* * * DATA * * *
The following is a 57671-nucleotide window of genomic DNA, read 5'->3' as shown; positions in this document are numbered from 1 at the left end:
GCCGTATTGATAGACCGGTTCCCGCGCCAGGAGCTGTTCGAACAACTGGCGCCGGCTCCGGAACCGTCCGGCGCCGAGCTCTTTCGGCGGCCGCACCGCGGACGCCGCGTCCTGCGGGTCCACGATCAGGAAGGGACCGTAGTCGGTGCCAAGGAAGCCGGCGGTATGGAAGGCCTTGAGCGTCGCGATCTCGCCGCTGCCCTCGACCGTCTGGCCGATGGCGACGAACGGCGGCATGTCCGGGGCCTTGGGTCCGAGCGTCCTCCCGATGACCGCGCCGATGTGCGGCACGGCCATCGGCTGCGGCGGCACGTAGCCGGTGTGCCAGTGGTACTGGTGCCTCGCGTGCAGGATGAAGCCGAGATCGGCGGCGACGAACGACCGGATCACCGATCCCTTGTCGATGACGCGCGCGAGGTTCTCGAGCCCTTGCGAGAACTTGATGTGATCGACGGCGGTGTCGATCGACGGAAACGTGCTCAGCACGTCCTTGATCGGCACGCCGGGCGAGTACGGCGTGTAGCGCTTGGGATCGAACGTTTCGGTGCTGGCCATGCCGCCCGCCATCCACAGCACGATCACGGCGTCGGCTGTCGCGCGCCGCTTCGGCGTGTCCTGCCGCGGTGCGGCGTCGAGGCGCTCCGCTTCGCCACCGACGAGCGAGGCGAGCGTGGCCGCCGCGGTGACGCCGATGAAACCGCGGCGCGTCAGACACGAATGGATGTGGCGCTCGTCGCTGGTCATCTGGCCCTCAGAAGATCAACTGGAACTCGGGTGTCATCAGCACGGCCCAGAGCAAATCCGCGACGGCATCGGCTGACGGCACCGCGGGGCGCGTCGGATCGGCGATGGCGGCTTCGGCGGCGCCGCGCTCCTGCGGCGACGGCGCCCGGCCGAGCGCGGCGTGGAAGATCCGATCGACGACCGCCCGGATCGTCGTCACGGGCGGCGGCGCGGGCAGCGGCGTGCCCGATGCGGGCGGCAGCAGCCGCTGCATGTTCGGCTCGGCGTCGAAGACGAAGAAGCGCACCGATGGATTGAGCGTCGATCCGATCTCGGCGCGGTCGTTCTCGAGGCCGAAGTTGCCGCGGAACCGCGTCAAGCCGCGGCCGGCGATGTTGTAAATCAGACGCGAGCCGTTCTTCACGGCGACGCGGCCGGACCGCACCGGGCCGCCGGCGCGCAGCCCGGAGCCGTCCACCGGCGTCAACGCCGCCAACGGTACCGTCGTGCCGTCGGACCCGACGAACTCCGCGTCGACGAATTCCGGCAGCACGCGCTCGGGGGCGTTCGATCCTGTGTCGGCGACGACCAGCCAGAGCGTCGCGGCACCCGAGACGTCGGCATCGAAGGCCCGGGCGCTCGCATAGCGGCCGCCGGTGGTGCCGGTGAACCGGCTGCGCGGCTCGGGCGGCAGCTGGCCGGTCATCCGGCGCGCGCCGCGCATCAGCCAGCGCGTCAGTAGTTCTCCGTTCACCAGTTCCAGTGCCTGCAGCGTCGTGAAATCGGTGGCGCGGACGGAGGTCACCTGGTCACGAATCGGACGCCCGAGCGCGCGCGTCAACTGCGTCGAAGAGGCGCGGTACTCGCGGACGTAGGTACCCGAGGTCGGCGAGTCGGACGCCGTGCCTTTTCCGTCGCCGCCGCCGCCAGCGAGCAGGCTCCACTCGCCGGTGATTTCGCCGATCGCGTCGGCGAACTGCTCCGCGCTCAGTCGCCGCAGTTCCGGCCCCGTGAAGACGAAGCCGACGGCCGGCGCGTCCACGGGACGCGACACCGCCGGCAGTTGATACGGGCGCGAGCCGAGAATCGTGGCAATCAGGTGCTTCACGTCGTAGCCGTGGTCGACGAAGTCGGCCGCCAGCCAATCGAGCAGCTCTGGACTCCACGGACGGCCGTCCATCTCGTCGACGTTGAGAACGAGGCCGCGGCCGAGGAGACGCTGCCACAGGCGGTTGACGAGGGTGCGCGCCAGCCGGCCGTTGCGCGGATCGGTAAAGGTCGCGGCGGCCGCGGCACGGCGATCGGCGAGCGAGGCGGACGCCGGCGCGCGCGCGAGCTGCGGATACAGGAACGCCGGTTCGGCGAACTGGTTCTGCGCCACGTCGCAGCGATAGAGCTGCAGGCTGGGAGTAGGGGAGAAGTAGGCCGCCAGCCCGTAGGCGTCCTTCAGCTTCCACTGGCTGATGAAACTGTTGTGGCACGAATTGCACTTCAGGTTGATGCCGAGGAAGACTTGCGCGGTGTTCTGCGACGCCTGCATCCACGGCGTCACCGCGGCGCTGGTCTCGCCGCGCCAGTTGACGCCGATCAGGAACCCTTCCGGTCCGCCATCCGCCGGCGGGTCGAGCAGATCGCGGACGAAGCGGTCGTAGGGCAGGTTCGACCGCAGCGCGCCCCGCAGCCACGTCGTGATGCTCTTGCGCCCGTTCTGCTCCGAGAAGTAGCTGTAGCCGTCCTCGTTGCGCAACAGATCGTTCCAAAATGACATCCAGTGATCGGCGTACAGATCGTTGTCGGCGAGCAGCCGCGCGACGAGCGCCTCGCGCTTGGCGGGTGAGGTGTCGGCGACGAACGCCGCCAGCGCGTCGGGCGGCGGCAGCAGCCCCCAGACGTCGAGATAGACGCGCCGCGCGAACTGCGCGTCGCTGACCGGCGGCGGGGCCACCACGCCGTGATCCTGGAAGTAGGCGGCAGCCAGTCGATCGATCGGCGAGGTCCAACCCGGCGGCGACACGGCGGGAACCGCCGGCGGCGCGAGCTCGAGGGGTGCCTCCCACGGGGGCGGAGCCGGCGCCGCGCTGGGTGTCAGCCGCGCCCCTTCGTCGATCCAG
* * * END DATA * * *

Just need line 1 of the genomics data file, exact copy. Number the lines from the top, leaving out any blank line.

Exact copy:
The following is a 57671-nucleotide window of genomic DNA, read 5'->3' as shown; positions in this document are numbered from 1 at the left end: